Smart speakers mistakenly eavesdrop up to 19 times a day

That smart home speaker isn’t listening to everything you say, according to new research – but it is listening a lot more than it should. Researchers have found some speakers activating by mistake up to 19 times each day.

Virtual assistants like Siri and Alexa are programmed not to listen to your conversation constantly. Instead, they listen for a ‘wake phrase’. When they hear it, it’s their cue to listen to what you subsequently say, which could be an instruction or a request. Google Assistant responds to “OK Google”, Apple’s Siri perks up when you say “Hey Siri” and Microsoft’s Cortana pricks up its digital ears when you say “Hey Cortana”.

The problem is that just like humans, virtual assistants often mishear things. Siri might think that “Seriously” sounds enough like its wake word to start listening to what you’re saying, but that’s just one of a range of sounds that might trigger it. That’s why it’s been reported recording everything from sex to criminal deals.

Until now, we haven’t known just how (in)accurate these voice assistants are at listening for wake phrases. Thanks to research by academics at Northeastern University and Imperial College London, now we do. It turns out they’re not that accurate at all.

The researchers wanted to simulate real-world conditions, so they set up a variety of smart speakers with embedded virtual assistants and played them 125 hours of audio from various Netflix shows ranging from The Office to The Big Bang Theory and Narcos. They tested the first generation Google Home Mini, Apple’s first-generation HomePod, Amazon’s second- and third-generation Echo Dot, and the Harman Kardon Invoke, which has Microsoft’s Cortana embedded.

The researchers detected when speakers were recording by capturing video feeds to determine whether their lights activated, and by monitoring the network to spot any traffic that they were sending back to the cloud. They also checked their cloud accounts to watch for any self-reported recordings.

They found that devices would activate up to 19 times each day on average. The HomePod device was the worst, with an over-enthusiastic Siri switching on for lots of phrases. Speech that triggered it started with “Hi” or “Hey” followed by something starting with something sounding like an “S” and a vowel, or something that sounds like “ri”. Examples of speech that set it off included “He clearly”, “Hey sorry” or “I’m sorry”, and “Okay, yeah”, so watch who you’re apologising to or agreeing with. Even “historians” would set it off.

When the devices did wake up, they’d often do so for relatively long periods. The HomePod and the Echos would wake up for at least six seconds more than half the time. The second-generation Echo Dot and the Harman Kardon speaker had the longest activations, earwigging for between 20 and 43 seconds.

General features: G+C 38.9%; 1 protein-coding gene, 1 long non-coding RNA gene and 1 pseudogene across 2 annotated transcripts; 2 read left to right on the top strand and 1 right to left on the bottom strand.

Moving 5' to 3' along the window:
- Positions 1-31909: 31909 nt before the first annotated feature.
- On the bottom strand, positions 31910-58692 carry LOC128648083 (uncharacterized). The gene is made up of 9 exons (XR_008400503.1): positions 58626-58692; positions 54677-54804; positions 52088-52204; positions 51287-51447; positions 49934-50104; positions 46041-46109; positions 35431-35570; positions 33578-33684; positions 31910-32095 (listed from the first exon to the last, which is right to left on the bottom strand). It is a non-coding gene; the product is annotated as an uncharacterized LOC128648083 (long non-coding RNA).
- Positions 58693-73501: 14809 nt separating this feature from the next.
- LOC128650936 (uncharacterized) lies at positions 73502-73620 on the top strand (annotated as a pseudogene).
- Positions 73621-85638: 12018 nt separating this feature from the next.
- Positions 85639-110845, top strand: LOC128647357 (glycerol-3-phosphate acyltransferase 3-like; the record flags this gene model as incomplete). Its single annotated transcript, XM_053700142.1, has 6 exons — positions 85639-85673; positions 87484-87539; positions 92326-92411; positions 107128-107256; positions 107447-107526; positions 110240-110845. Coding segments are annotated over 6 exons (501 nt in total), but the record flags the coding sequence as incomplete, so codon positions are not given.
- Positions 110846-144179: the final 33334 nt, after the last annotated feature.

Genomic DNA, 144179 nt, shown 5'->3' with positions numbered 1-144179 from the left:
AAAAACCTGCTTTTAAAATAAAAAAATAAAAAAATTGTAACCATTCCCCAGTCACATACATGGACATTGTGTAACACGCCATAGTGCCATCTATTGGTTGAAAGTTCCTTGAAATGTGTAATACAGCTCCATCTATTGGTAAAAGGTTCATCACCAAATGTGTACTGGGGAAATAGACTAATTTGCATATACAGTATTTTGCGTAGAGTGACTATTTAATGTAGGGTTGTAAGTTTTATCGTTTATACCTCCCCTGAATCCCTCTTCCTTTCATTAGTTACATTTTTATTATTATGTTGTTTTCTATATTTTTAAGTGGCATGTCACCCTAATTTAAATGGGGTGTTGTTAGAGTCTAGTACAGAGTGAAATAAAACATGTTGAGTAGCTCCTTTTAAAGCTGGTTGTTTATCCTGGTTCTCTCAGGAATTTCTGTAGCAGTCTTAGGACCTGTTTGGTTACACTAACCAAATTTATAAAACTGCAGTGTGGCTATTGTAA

Amazon’s Echo Dot 3 mistakenly woke up the fewest times, and has by far the widest range of wake-up phrases. You have to set the chosen wake word in advance, so we can assume the researchers ran the test using each wake word – “Alexa”, “Amazon”, “Echo”, or “Computer”.

… we found activations with words that contain “k” and sound similar to “Alexa,” such as “exclamation”, “kevin’s car”, “congresswoman”

An “Amazon”-enabled Dot did apparently wake up when it heard “My pants on” which could be potentially, um, embarrassing, depending on the context.

Every show caused at least one device to wake up, and most shows woke up multiple devices. However, the results were mostly inconsistent. The team experimented with each device 12 times (other than the Harman Kardon speaker, which only got four tests). Only 8.44% of the activations occurred consistently across 75% of the tests. The researchers said:

This could be due to some randomness in the way smart speakers detect wake words, or the smart speakers may learn from previous mistakes and change the way they detect wake words.

That inconsistency compounds a known problem with AI-driven devices; they’re opaque. AI algorithms can’t explain what they do. They’re black boxes that produce results based on statistical models. There isn’t a procedural set of instructions that you can follow to predict their results. It’s a problem that distances us from the tech, putting it outside our complete control.

There were some upsides, though. Despite some past incidents, they found no evidence that these devices were always recording peoples’ conversations in their tests.

The good news is that you can turn off active listening on many of these devices, although doing so might leave with you with a relatively expensive bluetooth speaker unless your hardware has an alternative tap-to-talk option. In the meantime, be careful what you say – particularly immediately after mentioning Radiohead’s ground-breaking third studio album “OK Computer”.

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